I remember back in high school and college, and even after I played men’s slow pitch softball, it was common practice for our team to ask God to help us win the game. Interestingly enough, recent research says that 48 percent of Americans believe athletes of faith are rewarded with good health and success. After each pregame prayer, I was left with the question: Does God care who wins the game?
I recently posed the question “Does God care?” to a group of spiritually based students. I found the answers quite interesting:
• Of course, God cares.
• Why wouldn’t God care?
• God is a loving, caring God.
• God cares for us in ways we don’t even know about.
What does God (He, She) care about? I asked:
• God cares about me!
• God cares about what’s right.
• God cares about justice.
Does God care who wins the game?:
• Uh … well … no.
If God ready does care, why doesn’t God end suffering?:
• Suffering is ultimately a choice we make, we create our lives either consciously by our thought and actions or unconsciously by default.
Does God Love?:
• Yes, God is unconditional love!
If God is unconditional Love, does God love the terrorist more or less than you?:
• (Silence, bewildered faces.)
If God’s love is unconditional Love, does God care for one thing more than another? Or one person more than another?
Let’s explore this a little further:
Does a snowflake care where it falls and lands?
Does water care whether it is in a pond, a lake, a river?
Can we ask a tree to act like the wind?
Can we ask a dog to roar like a lion?
Can I ask you to be like a bear and hibernate all winter?
“Of course not” might be the answer to these questions, “How ridiculous to ask these questions!” one might say.
We can’t ask some thing to be or act like something that it is not.
If God loves unconditionally, we cannot ask God to:
• Choose sides in a football game.
• Choose side in a divorce.
• Choose sides in a war.
• Protect us because we are part of a particular tradition.
• Love the thief less than God loves me
• Love the rapist less than God loves me
• Love the shooter less than God loves me.
• Love the other team less than God loves our team.
Commonly, people project their humanness onto their concept of God. In ancient times God was considered the old man with a white beard in the sky who rewarded and punished based on his mood (this is known as an anthropomorphic god). In modern times, many people have let go of this belief. But God continues to be asked to do or be something other then what God is.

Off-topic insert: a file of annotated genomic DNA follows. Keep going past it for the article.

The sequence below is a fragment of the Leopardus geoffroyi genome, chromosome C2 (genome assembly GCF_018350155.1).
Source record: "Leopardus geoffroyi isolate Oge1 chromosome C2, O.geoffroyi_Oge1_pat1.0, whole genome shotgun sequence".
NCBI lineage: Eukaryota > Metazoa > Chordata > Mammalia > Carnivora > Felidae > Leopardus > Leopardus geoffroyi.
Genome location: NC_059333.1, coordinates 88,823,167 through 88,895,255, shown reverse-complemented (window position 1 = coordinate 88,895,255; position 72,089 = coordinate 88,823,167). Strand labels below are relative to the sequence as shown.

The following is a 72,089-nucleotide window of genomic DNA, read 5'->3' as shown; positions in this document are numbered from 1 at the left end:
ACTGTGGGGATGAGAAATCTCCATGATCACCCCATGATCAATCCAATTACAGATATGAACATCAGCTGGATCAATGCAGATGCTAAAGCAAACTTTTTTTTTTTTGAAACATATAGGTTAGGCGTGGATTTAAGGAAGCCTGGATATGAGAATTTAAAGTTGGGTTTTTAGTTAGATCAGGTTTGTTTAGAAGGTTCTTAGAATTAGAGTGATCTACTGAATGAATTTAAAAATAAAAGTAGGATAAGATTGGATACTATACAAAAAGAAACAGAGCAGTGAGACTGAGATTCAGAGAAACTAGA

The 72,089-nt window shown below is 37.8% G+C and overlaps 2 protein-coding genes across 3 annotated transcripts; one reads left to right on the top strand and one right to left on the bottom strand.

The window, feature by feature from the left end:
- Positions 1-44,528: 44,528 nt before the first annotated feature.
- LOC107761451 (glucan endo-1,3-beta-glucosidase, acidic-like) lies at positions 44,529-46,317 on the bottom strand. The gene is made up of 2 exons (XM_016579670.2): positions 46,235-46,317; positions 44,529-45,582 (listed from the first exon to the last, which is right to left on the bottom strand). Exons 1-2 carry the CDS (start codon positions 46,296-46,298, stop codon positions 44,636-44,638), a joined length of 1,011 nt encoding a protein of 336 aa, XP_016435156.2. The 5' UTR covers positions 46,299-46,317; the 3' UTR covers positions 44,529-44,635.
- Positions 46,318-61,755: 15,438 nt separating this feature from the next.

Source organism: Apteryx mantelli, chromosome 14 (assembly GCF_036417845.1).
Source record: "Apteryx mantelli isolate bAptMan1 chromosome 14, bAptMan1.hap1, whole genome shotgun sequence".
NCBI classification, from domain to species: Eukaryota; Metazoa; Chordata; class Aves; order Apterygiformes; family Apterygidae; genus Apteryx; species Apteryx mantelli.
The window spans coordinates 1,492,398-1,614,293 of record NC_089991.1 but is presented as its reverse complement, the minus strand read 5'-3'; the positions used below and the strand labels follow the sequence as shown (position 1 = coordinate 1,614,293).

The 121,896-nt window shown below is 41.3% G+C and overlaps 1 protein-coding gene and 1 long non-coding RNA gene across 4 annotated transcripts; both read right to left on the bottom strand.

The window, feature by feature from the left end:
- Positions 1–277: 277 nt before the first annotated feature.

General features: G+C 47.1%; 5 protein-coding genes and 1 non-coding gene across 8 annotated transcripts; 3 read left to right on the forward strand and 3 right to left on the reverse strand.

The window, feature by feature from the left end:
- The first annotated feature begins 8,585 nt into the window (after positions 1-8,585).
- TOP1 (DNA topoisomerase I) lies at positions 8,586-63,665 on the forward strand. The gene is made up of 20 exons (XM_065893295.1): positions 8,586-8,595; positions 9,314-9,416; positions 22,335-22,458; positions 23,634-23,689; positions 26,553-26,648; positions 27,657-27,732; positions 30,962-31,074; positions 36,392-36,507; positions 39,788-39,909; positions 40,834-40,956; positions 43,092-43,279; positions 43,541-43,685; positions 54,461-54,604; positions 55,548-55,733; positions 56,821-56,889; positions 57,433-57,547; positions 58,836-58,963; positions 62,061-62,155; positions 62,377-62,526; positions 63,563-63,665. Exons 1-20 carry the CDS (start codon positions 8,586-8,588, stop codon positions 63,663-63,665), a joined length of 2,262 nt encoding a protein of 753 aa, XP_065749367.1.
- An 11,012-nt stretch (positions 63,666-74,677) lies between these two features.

The Tao that can be told is not the eternal Tao
The name that can be named is not the eternal name
The nameless is the beginning of heaven and earth.
— Lao Tsu-Tao Te Ching
For our purposes we will attempt to name the nameless. What is God? God is pure consciousness, pure awareness. It does not decide to be or do anything it is not; that is an impossibility. As God sees Itself in all of its creation, Love flows. So, we can say God is Love. It is the nature of God to be unconditional Love. To try to ask that this unconditional love be conditional is like asking sand not to be sand or a tree not to leaf.
Our question “Does God care?” is a bit of a trick question. It should not be a question at all. God does not decide to care for this and not care for that. God does not choose one team over another. God goes not decide who suffers and who is rewarded. It can’t! It is not its nature. It only loves, unconditionally.
Celebrate, my friends. God’s unconditional love means that there is no judgment, no punishment, and always love. You are always loved and knowing that brings a deep inner peace.
— Jim Hatton is author (under the name James Apollonius Alan) of “A Spiritual Master’s Guide to Life,” available on Amazon or at www.spiritualmaster.co. Send 600- to 700-word articles to Sally McKirgan at firstname.lastname@example.org.